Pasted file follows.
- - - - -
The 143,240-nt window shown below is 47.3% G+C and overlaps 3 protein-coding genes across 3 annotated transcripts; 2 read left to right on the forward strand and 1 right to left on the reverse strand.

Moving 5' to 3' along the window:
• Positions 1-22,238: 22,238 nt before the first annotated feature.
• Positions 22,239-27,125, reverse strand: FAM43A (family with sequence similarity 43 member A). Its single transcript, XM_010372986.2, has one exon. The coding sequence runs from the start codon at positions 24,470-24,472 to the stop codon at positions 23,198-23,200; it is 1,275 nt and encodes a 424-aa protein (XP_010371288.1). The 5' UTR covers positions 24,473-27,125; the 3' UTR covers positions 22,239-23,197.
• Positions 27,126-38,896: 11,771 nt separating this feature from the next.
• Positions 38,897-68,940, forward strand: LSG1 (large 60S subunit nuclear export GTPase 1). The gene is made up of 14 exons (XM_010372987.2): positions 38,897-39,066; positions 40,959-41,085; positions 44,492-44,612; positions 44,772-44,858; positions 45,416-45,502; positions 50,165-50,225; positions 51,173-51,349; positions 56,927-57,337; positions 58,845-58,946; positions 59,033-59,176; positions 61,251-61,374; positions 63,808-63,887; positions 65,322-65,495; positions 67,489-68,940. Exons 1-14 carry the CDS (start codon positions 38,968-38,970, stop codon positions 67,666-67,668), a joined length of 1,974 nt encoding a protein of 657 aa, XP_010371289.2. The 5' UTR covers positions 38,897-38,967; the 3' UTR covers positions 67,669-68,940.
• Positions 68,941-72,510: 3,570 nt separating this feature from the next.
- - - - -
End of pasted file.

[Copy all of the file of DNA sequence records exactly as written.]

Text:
The 143,240-nt window shown below is 47.3% G+C and overlaps 3 protein-coding genes across 3 annotated transcripts; 2 read left to right on the forward strand and 1 right to left on the reverse strand.

Moving 5' to 3' along the window:
• Positions 1-22,238: 22,238 nt before the first annotated feature.
• Positions 22,239-27,125, reverse strand: FAM43A (family with sequence similarity 43 member A). Its single transcript, XM_010372986.2, has one exon. The coding sequence runs from the start codon at positions 24,470-24,472 to the stop codon at positions 23,198-23,200; it is 1,275 nt and encodes a 424-aa protein (XP_010371288.1). The 5' UTR covers positions 24,473-27,125; the 3' UTR covers positions 22,239-23,197.
• Positions 27,126-38,896: 11,771 nt separating this feature from the next.
• Positions 38,897-68,940, forward strand: LSG1 (large 60S subunit nuclear export GTPase 1). The gene is made up of 14 exons (XM_010372987.2): positions 38,897-39,066; positions 40,959-41,085; positions 44,492-44,612; positions 44,772-44,858; positions 45,416-45,502; positions 50,165-50,225; positions 51,173-51,349; positions 56,927-57,337; positions 58,845-58,946; positions 59,033-59,176; positions 61,251-61,374; positions 63,808-63,887; positions 65,322-65,495; positions 67,489-68,940. Exons 1-14 carry the CDS (start codon positions 38,968-38,970, stop codon positions 67,666-67,668), a joined length of 1,974 nt encoding a protein of 657 aa, XP_010371289.2. The 5' UTR covers positions 38,897-38,967; the 3' UTR covers positions 67,669-68,940.
• Positions 68,941-72,510: 3,570 nt separating this feature from the next.